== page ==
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Senators ask for time to study school vouchers

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Any expansion of Indiana's already ambitious school voucher program may have to wait after senators pushed for more information Wednesday to determine the effects of the fledgling program.

Sens. Luke Kenley, R-Noblesville, and Earline Rogers, D-Gary, said they were concerned that too little information was available on the state's voucher program — which is barely a year old — to merit an expansion.

"This is a pretty, almost, cataclysmic change in the education system," Kenley said as the bill was debated by a Senate education committee. "I wonder if this would make sense to give it a rest for some time, say five years, and study it."

House Republicans advanced a multi-faceted plan to expand the voucher program last month that includes raising the maximum amount of each voucher to $5,500, raising the income eligibility limits for certain families and allowing children entering kindergarten to forgo a one-year stay in a public school.

On Wednesday, Rogers pressed a lobbyist for Gov. Mike Pence, who supports the expansion, what data he had to support his position. He pointed to increasing enrollment in the voucher program, but Rogers, a retired teacher, said she needed more.

"Maybe we need to wait and find out what happened to those students before increasing their numbers," she said.

The legislation also establishes a state matching program to encourage private donations to school choice groups that would then be used to send children to preschool.

But the voucher expansion has drawn the most protest, though not yet to the scale of the five-week walkout by House Democrats during the 2011 battle over right-to-work legislation. Voucher supporters and private school leaders rallied at the Statehouse last week, while public school officials and teachers packed the halls during a counter-rally Tuesday.

House Education Committee Chairman Bob Behning, R-Indianapolis, told members of the Senate Education and Career Development Committee that vouchers were needed to give Indiana more education options.

"What we're doing is providing more choices," said Behning, author of this year's voucher bill.

Kenley grilled Behning through the opening of the hearing, saying the provision that would allow children entering kindergarten to skip the one-year stay in a public school violated an agreement that won the votes needed to pass the voucher bill two years ago.

The measure won easy approval in the House, where it was backed by House Speaker Brian Bosma, R-Indianapolis, and a Republican supermajority. But Senate Republicans, including Senate Education Chairman Dennis Kruse, R-Auburn, have urged caution in embracing any expansion.

Kenley, who also chairs the Senate Appropriations Committee, could have a final say on the expansion this session if the bill is sent to his committee for a cost evaluation.

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  1. So much for Eric Holder's conversation about race. If white people have got something to say, they get sued over it. Bottom line: white people have un-freer speech than others as a consequence of the misnamed "Civil rights laws."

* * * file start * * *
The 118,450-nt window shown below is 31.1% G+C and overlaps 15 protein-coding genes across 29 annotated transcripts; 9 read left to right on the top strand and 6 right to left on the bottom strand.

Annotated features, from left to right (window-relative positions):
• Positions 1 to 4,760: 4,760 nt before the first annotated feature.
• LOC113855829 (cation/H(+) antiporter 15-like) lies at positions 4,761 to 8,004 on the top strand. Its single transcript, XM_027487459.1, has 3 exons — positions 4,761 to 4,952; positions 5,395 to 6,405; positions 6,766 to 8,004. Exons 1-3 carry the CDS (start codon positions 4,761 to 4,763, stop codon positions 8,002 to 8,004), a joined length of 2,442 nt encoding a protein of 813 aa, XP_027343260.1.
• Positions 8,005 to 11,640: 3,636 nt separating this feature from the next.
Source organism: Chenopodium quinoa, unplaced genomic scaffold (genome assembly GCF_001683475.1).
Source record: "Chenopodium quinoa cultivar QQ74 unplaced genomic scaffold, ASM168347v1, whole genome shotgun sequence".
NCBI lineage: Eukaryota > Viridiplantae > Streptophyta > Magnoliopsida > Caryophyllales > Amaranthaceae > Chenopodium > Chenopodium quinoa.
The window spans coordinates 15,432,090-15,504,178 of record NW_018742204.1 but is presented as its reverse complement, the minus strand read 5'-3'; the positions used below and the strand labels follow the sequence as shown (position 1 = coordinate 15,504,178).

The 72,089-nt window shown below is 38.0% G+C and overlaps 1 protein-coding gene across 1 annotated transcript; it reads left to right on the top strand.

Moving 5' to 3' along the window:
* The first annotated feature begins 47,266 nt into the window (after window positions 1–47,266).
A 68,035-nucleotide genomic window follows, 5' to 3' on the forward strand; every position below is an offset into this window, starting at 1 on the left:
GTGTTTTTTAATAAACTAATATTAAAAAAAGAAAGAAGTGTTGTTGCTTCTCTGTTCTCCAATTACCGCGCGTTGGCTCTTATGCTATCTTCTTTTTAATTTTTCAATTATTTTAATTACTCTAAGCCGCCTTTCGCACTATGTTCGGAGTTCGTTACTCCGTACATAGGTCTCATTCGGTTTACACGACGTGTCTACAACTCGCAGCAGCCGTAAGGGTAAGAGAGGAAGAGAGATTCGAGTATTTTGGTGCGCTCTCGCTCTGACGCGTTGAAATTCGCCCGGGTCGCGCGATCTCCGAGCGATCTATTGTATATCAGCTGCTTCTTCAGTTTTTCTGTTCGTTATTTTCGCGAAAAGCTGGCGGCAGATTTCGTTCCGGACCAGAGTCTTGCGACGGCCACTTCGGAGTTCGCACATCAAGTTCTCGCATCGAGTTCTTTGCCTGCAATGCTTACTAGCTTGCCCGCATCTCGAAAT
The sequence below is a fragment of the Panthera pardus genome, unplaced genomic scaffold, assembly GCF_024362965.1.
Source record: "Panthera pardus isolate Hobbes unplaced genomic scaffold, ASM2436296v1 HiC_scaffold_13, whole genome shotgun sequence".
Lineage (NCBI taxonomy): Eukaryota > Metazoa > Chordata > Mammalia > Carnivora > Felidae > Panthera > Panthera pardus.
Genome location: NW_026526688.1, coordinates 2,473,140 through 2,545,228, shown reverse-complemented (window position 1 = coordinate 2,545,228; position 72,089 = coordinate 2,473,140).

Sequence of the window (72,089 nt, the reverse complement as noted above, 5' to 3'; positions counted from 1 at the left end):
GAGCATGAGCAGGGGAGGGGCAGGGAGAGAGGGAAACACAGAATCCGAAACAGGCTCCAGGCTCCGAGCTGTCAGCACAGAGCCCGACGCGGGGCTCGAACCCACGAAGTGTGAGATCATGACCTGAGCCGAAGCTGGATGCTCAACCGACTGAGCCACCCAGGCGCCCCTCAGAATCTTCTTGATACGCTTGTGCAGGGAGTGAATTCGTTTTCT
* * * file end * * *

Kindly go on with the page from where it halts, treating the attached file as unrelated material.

2. I agree, having seen three shows, that I was less than wowed. Disappointing!!

  3. Start drilling, start fracking, and start using our own energy. Other states have enriched their citizens and nearly elminated unemployment by using these resources that are on private land. If you are against the 'low prices' of discount stores, the best way to allow shoppers more choice is to empower them with better earnings. NOT through manipulated gov mandated min wage hikes, but better jobs and higher competitive pay. This would be direct result of using our own energy resources, yet Obama knows that Americans who arent dependent of gov welfare are much less likely to vote Dem, so he looks for ways to ensure America's decline and keep its citizens dependent of gov.

  4. Say It Loud, I'm Black and Ashamed: It's too bad that with certain "black" entertainment events, it seems violence and thuggery follows and the collateral damage that it leaves behinds continues to be a strain on the city in terms of people getting hurt, killed or becoming victims of crimes and/or stretching city resources. I remember shopping in the Meadows area years ago until violence and crime ended make most of the business pack you and leave as did with Lafayette Square and Washington Square. Over the past 10 to 12 years, I remember going to the Indiana Black Expo Soul Picnic in Washington Park. Violence, gang fights and homicides ended that. My great grandmother still bears the scares on her leg from when she was trampled by a group of thugs running from gun fire from a rival gang. With hundreds of police offices downtown still multiple shootings, people getting shot downtown during Black Expo. A number of people getting shots or murdered at black clubs around the city like Club Six on the west side, The Industry downtown, Jamal Tinsley's shot out in front of the Conrad, multiple fights and shootings at the skating rinks, shootings at Circle Center Mall and shooting and robberies and car jackings at Lafayette Mall. Shootings and gang violence and the State Fair. I can go on and on and on. Now Broad Ripple. (Shaking head side to side) Say It Loud, I'm Black and I'm Ashamed.

  5. Ballard Administration. Too funny. This is the least fiscally responsive administration I have ever seen. One thing this article failed to mention, is that the Hoosier State line delivers rail cars to the Amtrak Beech Grove maintenance facility for refurbishment. That's an economic development issue. And the jobs there are high-paying. That alone is worth the City's investment.

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